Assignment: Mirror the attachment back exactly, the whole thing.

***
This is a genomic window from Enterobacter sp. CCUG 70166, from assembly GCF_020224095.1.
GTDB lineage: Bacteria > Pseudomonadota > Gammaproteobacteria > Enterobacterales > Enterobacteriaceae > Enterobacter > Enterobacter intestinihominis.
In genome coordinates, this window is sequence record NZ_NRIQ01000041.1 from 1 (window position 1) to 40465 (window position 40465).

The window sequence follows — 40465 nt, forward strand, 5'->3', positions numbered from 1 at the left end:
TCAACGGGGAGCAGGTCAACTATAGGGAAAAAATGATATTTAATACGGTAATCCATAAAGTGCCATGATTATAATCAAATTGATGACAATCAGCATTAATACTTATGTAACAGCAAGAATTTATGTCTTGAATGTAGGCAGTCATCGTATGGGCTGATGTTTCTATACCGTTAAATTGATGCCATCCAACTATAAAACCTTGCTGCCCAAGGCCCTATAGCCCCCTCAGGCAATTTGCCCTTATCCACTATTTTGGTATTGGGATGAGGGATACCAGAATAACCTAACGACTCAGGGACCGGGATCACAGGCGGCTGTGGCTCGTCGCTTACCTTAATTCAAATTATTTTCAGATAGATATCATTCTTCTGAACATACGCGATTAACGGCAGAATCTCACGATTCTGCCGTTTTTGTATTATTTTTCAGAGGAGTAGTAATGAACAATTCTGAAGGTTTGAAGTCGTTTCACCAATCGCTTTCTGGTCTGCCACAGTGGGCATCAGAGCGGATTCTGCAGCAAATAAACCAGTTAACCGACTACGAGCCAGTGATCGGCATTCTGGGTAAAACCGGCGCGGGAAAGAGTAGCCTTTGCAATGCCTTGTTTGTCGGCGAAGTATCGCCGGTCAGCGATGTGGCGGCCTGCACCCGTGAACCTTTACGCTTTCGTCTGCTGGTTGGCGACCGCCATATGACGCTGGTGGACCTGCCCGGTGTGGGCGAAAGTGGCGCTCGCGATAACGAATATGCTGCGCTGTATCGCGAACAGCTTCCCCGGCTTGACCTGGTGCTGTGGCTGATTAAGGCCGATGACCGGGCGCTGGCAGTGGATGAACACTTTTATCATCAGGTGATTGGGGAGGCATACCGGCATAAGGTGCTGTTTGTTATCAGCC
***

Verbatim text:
This is a genomic window from Enterobacter sp. CCUG 70166, from assembly GCF_020224095.1.
GTDB lineage: Bacteria > Pseudomonadota > Gammaproteobacteria > Enterobacterales > Enterobacteriaceae > Enterobacter > Enterobacter intestinihominis.
In genome coordinates, this window is sequence record NZ_NRIQ01000041.1 from 1 (window position 1) to 40465 (window position 40465).

The window sequence follows — 40465 nt, forward strand, 5'->3', positions numbered from 1 at the left end:
TCAACGGGGAGCAGGTCAACTATAGGGAAAAAATGATATTTAATACGGTAATCCATAAAGTGCCATGATTATAATCAAATTGATGACAATCAGCATTAATACTTATGTAACAGCAAGAATTTATGTCTTGAATGTAGGCAGTCATCGTATGGGCTGATGTTTCTATACCGTTAAATTGATGCCATCCAACTATAAAACCTTGCTGCCCAAGGCCCTATAGCCCCCTCAGGCAATTTGCCCTTATCCACTATTTTGGTATTGGGATGAGGGATACCAGAATAACCTAACGACTCAGGGACCGGGATCACAGGCGGCTGTGGCTCGTCGCTTACCTTAATTCAAATTATTTTCAGATAGATATCATTCTTCTGAACATACGCGATTAACGGCAGAATCTCACGATTCTGCCGTTTTTGTATTATTTTTCAGAGGAGTAGTAATGAACAATTCTGAAGGTTTGAAGTCGTTTCACCAATCGCTTTCTGGTCTGCCACAGTGGGCATCAGAGCGGATTCTGCAGCAAATAAACCAGTTAACCGACTACGAGCCAGTGATCGGCATTCTGGGTAAAACCGGCGCGGGAAAGAGTAGCCTTTGCAATGCCTTGTTTGTCGGCGAAGTATCGCCGGTCAGCGATGTGGCGGCCTGCACCCGTGAACCTTTACGCTTTCGTCTGCTGGTTGGCGACCGCCATATGACGCTGGTGGACCTGCCCGGTGTGGGCGAAAGTGGCGCTCGCGATAACGAATATGCTGCGCTGTATCGCGAACAGCTTCCCCGGCTTGACCTGGTGCTGTGGCTGATTAAGGCCGATGACCGGGCGCTGGCAGTGGATGAACACTTTTATCATCAGGTGATTGGGGAGGCATACCGGCATAAGGTGCTGTTTGTTATCAGCC